Pentagon says Hafiz Saeed Khan was killed in airstrike last month.
The Islamic State group’s leader in Afghanistan and Pakistan, Hafiz Saeed Khan, was killed last month in an airstrike in Nangarhar province, the Pentagon said on Friday.
Khan was named head of I.S.’s “Khorasan province,” which includes Afghanistan, Pakistan and parts of neighboring countries, early last year when a group of Pakistani Taliban switched allegiance to the jihadist group.
Pentagon deputy press secretary Gordon Trowbridge said the strike came while U.S. and Afghan special operations forces carried out counter-I.S. operations in southern Nangarhar province throughout July. “During this time, U.S. forces conducted an airstrike targeting Hafiz Saeed Khan, the Islamic State in the Levant-Khorasan emir, in Achin district, Nangarhar province July 26, resulting in his death,” Trowbridge said.
Khan “was known to directly participate in attacks against U.S. and coalition forces, and the actions of his network terrorized Afghans, especially in Nangarhar,” he added.
Details of the strike were not immediately available, but a U.S. official told the BBC that Khan was killed by a drone strike.
The death of Khan represents a major setback for the I.S. group as it tries to establish itself as a serious force in Pakistan and Afghanistan. Afghan authorities erroneously believed Khan had been killed in another strike in July 2015, when a U.S. drone targeted dozens of I.S.-linked cadres in restive Nangarhar province, close to the Pakistani border.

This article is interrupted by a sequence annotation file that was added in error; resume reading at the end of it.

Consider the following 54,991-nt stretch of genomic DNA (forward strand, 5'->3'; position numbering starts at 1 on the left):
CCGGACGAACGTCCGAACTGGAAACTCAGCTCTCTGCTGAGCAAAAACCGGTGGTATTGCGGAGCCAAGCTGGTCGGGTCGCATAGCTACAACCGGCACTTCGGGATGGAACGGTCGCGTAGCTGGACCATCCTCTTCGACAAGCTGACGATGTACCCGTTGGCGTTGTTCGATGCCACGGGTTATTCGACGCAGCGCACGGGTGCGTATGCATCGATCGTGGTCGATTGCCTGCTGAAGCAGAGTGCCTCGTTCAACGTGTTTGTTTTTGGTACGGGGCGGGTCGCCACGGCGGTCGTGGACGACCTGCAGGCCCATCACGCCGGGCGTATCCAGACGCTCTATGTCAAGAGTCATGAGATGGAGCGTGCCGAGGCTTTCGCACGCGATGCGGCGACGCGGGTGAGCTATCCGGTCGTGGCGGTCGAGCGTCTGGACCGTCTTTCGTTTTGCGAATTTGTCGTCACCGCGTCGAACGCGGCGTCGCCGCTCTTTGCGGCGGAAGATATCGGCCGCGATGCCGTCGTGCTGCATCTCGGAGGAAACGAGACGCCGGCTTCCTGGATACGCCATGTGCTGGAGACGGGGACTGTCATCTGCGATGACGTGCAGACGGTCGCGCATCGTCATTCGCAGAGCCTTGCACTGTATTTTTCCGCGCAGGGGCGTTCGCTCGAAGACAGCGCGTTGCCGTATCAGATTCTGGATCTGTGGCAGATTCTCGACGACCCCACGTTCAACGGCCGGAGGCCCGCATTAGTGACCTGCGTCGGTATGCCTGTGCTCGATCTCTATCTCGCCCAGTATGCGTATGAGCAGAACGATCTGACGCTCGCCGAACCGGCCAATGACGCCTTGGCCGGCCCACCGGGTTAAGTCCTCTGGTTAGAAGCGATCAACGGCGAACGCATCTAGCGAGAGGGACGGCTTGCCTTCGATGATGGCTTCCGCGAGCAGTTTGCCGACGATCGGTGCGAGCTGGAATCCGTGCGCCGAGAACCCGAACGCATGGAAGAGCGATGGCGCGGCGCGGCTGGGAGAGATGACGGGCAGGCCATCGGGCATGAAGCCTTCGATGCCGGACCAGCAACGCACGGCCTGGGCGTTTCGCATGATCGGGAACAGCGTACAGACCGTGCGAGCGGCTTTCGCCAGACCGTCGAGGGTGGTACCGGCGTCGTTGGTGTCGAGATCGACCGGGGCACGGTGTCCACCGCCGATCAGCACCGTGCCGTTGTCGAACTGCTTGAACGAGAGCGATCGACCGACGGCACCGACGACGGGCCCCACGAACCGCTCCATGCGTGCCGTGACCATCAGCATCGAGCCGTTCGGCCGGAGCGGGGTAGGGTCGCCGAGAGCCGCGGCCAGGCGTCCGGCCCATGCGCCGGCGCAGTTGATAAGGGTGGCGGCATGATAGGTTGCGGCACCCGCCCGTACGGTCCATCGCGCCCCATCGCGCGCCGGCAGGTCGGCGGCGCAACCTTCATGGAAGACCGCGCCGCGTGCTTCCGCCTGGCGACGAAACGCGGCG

That attack came less than six months after another strike in Afghanistan killed Abdul Rauf Khadim, who was thought to be the I.S. number two in the country.
Some Afghan Taliban members have defected to the jihadist group, with insurgents apparently adopting the black I.S. flag to rebrand themselves as a more lethal force.
Most NATO combat troops who had been fighting the Taliban and other insurgent groups have now left Afghanistan, with responsibility for the country’s security switching to local forces. The Afghan troops, however, still rely on U.S. air support and training and have struggled to stem frequent Taliban offensives.
Former Taliban leader Mullah Akhtar Mansour was killed in a U.S. drone strike inside Pakistan in May.
I.S. has been trying to expand its presence beyond its so-called “caliphate” in Iraq and Syria, where tens of thousands of jihadists have been killed in airstrikes and offensives, but has made only limited progress.